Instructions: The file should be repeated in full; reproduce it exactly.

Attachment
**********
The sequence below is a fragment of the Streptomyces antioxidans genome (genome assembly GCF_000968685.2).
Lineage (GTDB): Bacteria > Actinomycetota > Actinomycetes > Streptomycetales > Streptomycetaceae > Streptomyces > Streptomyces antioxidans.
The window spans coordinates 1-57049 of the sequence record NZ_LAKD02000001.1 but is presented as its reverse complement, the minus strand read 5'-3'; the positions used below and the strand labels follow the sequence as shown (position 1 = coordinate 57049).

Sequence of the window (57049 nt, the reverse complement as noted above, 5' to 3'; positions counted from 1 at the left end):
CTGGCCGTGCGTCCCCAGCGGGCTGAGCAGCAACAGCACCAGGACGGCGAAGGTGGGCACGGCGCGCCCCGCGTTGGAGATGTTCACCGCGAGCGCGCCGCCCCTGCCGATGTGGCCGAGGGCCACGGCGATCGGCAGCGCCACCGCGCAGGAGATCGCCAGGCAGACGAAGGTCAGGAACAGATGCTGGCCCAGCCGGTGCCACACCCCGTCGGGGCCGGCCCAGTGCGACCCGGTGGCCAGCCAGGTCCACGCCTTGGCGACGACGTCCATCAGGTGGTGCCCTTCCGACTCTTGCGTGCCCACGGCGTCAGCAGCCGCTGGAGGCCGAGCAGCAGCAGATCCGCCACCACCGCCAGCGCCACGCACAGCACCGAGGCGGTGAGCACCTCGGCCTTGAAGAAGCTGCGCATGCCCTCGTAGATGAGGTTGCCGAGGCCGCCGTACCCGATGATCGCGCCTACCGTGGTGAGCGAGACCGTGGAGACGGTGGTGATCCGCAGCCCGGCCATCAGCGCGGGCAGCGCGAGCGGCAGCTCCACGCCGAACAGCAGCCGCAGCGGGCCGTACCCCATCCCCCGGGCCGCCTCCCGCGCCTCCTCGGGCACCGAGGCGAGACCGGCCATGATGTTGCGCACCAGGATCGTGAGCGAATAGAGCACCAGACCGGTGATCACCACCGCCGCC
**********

The sequence below is a fragment of the Streptomyces antioxidans genome (genome assembly GCF_000968685.2).
Lineage (GTDB): Bacteria > Actinomycetota > Actinomycetes > Streptomycetales > Streptomycetaceae > Streptomyces > Streptomyces antioxidans.
The window spans coordinates 1-57049 of the sequence record NZ_LAKD02000001.1 but is presented as its reverse complement, the minus strand read 5'-3'; the positions used below and the strand labels follow the sequence as shown (position 1 = coordinate 57049).

Sequence of the window (57049 nt, the reverse complement as noted above, 5' to 3'; positions counted from 1 at the left end):
CTGGCCGTGCGTCCCCAGCGGGCTGAGCAGCAACAGCACCAGGACGGCGAAGGTGGGCACGGCGCGCCCCGCGTTGGAGATGTTCACCGCGAGCGCGCCGCCCCTGCCGATGTGGCCGAGGGCCACGGCGATCGGCAGCGCCACCGCGCAGGAGATCGCCAGGCAGACGAAGGTCAGGAACAGATGCTGGCCCAGCCGGTGCCACACCCCGTCGGGGCCGGCCCAGTGCGACCCGGTGGCCAGCCAGGTCCACGCCTTGGCGACGACGTCCATCAGGTGGTGCCCTTCCGACTCTTGCGTGCCCACGGCGTCAGCAGCCGCTGGAGGCCGAGCAGCAGCAGATCCGCCACCACCGCCAGCGCCACGCACAGCACCGAGGCGGTGAGCACCTCGGCCTTGAAGAAGCTGCGCATGCCCTCGTAGATGAGGTTGCCGAGGCCGCCGTACCCGATGATCGCGCCTACCGTGGTGAGCGAGACCGTGGAGACGGTGGTGATCCGCAGCCCGGCCATCAGCGCGGGCAGCGCGAGCGGCAGCTCCACGCCGAACAGCAGCCGCAGCGGGCCGTACCCCATCCCCCGGGCCGCCTCCCGCGCCTCCTCGGGCACCGAGGCGAGACCGGCCATGATGTTGCGCACCAGGATCGTGAGCGAATAGAGCACCAGACCGGTGATCACCACCGCCGCC